And just because we have a thought doesn’t mean we need to act on the thought. Thoughts are not real but appear real.

Realise the power of Thought, and that feelings are merely shadows of thoughts

We all want to feel good. No one likes to feel negative feelings like getting angry, fearful, overwhelmed, anxious, low or upset. When we feel an uneasy feeling, we try to fix it by turning to something outside us. That can explain why people may turn to alcohol or drugs, food, sex, gambling, impulsive shopping or other self-injurious behaviours. Innocently, people are frightened of their insecure feelings, and in an attempt to make such feeling go away, they may resort to self-destructive habits.

When people get a more profound sense of the power of thought and that feelings are merely shadows of thoughts, they will gradually stop fearing their insecure feelings and thoughts. They will realise that they don’t need to fix the feeling or make it go away. It will eventually pass when the thought passes by. Gradually people will learn to be patient and graceful with their negative experiences, and experience a sense of ease as they go about their lives.

Each of us has access to fresh thoughts and wisdom

Understanding the inside out paradigm will allow us to wake up to a higher level of consciousness. We will be able to free ourselves from attachment to the contents of any particular thinking, trusting the creating process behind thoughts and that thought comes and goes naturally. 

Take important decisions and action when in a better state of mind

The quality of our state of mind will give us an idea of the quality of our thoughts. If we have fewer thoughts on our mind or good quality thoughts, we will be in a good state, get good feelings, be in a flow and get more done. In contrast, if we are entertaining our problems and have negative thoughts, we will feel insecure and anxious or low.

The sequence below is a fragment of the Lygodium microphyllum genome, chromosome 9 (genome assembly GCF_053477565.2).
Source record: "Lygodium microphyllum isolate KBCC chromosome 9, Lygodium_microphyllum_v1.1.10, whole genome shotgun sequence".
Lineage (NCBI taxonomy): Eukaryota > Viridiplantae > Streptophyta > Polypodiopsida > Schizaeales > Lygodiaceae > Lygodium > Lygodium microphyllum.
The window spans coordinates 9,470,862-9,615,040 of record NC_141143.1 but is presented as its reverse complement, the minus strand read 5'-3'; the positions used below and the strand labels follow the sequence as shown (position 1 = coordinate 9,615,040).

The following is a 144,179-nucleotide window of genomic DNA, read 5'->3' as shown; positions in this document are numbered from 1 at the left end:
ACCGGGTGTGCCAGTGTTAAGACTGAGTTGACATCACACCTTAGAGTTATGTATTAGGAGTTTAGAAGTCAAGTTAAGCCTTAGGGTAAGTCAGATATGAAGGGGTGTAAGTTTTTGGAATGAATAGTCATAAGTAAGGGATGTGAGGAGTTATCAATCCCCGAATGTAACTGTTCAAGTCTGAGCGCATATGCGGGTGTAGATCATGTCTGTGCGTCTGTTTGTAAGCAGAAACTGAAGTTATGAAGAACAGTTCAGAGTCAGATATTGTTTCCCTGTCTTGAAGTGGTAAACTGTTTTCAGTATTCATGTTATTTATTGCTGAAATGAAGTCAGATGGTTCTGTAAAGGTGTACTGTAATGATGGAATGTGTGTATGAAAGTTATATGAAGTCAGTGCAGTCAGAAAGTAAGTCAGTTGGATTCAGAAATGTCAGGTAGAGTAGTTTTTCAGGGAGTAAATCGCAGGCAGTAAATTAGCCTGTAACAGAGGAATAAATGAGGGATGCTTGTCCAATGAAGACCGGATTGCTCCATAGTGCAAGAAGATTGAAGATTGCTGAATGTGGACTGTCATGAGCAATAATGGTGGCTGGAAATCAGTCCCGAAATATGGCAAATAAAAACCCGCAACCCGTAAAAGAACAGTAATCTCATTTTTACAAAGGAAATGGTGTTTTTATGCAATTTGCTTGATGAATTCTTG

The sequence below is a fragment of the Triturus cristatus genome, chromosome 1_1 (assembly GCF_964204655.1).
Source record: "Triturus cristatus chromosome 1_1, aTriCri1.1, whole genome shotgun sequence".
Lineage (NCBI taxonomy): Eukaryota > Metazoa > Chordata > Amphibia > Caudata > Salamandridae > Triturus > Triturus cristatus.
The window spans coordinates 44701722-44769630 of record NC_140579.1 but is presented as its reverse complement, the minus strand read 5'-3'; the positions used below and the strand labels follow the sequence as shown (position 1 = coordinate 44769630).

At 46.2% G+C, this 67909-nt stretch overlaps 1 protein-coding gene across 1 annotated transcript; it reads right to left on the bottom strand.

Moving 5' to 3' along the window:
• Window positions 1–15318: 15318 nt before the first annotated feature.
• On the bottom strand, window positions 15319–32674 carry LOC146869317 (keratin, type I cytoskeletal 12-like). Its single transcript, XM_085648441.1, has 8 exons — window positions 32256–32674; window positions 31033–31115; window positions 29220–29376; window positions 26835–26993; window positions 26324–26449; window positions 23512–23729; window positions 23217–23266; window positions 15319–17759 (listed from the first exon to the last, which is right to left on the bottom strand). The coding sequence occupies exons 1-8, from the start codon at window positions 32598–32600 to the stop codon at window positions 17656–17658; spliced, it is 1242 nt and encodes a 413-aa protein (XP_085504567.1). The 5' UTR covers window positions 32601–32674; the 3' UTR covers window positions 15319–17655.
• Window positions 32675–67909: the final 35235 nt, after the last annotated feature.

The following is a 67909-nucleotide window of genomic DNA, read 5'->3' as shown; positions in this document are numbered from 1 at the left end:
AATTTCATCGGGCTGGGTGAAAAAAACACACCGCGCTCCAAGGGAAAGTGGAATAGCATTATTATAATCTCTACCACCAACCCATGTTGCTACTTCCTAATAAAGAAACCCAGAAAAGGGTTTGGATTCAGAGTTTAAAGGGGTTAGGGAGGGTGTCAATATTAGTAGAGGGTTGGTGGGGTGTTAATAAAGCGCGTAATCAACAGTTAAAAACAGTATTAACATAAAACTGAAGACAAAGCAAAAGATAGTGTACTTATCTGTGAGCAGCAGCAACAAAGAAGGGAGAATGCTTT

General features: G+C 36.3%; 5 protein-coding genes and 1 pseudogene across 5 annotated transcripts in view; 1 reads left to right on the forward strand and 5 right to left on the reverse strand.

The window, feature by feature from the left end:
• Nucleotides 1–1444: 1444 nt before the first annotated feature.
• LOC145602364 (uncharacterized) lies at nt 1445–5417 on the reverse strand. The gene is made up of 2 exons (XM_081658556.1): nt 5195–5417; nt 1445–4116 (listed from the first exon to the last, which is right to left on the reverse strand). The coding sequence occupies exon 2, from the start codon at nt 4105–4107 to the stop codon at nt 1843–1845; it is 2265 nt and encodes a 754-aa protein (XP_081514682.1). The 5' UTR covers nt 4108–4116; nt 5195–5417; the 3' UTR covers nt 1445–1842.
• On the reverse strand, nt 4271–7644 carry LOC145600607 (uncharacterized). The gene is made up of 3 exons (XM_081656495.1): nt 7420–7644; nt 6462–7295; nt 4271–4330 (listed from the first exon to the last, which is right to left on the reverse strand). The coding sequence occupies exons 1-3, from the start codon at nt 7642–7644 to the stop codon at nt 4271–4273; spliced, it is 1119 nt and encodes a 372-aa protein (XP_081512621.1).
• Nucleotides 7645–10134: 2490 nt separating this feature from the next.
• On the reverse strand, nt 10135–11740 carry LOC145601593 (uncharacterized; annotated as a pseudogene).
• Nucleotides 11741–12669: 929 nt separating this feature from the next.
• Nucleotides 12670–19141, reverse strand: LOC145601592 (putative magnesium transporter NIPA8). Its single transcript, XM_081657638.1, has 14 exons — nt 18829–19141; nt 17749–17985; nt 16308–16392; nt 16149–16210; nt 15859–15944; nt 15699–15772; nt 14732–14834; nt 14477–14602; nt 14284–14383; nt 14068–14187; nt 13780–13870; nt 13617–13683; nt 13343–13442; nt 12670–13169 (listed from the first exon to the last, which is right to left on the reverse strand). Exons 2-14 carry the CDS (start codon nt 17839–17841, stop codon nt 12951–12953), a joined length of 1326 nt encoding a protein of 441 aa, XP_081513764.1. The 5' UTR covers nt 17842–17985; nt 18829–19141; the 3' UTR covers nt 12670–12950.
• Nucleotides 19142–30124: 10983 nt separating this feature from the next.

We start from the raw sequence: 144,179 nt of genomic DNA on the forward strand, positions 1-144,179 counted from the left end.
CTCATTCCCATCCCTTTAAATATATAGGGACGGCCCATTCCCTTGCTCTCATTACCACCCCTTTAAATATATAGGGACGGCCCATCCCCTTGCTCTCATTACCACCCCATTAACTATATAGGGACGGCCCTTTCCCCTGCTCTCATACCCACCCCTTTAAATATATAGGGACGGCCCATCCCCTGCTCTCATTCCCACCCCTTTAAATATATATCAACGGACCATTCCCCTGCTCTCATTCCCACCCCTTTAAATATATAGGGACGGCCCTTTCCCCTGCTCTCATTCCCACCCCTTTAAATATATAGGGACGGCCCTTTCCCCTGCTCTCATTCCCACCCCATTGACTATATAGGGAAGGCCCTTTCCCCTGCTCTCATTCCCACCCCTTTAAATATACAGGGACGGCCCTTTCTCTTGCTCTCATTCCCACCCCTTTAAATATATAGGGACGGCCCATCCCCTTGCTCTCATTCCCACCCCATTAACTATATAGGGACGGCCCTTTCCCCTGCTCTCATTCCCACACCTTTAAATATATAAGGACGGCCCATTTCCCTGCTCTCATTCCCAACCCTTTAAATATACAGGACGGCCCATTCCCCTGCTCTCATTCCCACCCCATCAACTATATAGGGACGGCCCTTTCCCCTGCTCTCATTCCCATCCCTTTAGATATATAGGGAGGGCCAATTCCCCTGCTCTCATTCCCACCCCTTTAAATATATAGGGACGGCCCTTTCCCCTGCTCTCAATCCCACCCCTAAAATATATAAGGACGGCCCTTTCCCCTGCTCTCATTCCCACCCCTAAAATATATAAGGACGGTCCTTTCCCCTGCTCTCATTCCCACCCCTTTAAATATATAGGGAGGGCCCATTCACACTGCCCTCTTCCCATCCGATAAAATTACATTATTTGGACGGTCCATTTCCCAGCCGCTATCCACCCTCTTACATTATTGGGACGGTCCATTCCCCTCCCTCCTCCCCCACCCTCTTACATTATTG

From a low state, we react more and act out in ways that we may regret later. Making significant decisions from a depressed mood state is unwise. When we trust that our quality of thinking is bound to change sooner or later and that we will bounce back, we can defer the decision until then, if possible.


You can’t avoid falling into the outside-in trap

I would like to offer a note of caution here. Part of the deal of being human is that we are bound to get caught up in our thinking (or thought avalanche!) from time to time or most of the time. We will find ourselves reacting to circumstances despite having an understanding of the Three Principles. We may feel hurt, angry, upset, overwhelmed, jealous and have accompanying hurtful, angry, overwhelming, resentful or even murderous thoughts! And then, we will judge those thoughts adding another dimension to our thinking. As a consequence, we are bound to go lower in our level of consciousness as we blame ourselves for our thoughts.

There is nothing wrong with us. Falling into traps of thought avalanche is human and should not be taken personally.

We are simply human beings trying to do the best we can, given our state of mind or the quality of our thinking.

If you want to learn more about the Three Principles, there are two websites I recommend – Three Principles Global Community and Three Principles Movies.

One thing is for sure – One cannot learn the Three Principles with an analytical and intellectualising mind. The real understanding comes from an insight that’s always awakened at a deeper level.

I hope you have found this useful. Do feel free to contact me if you have any comments or questions.


“With realisation of one’s own potential and self-confidence in one’s ability, one can attain a better world.”

The Dalai Lama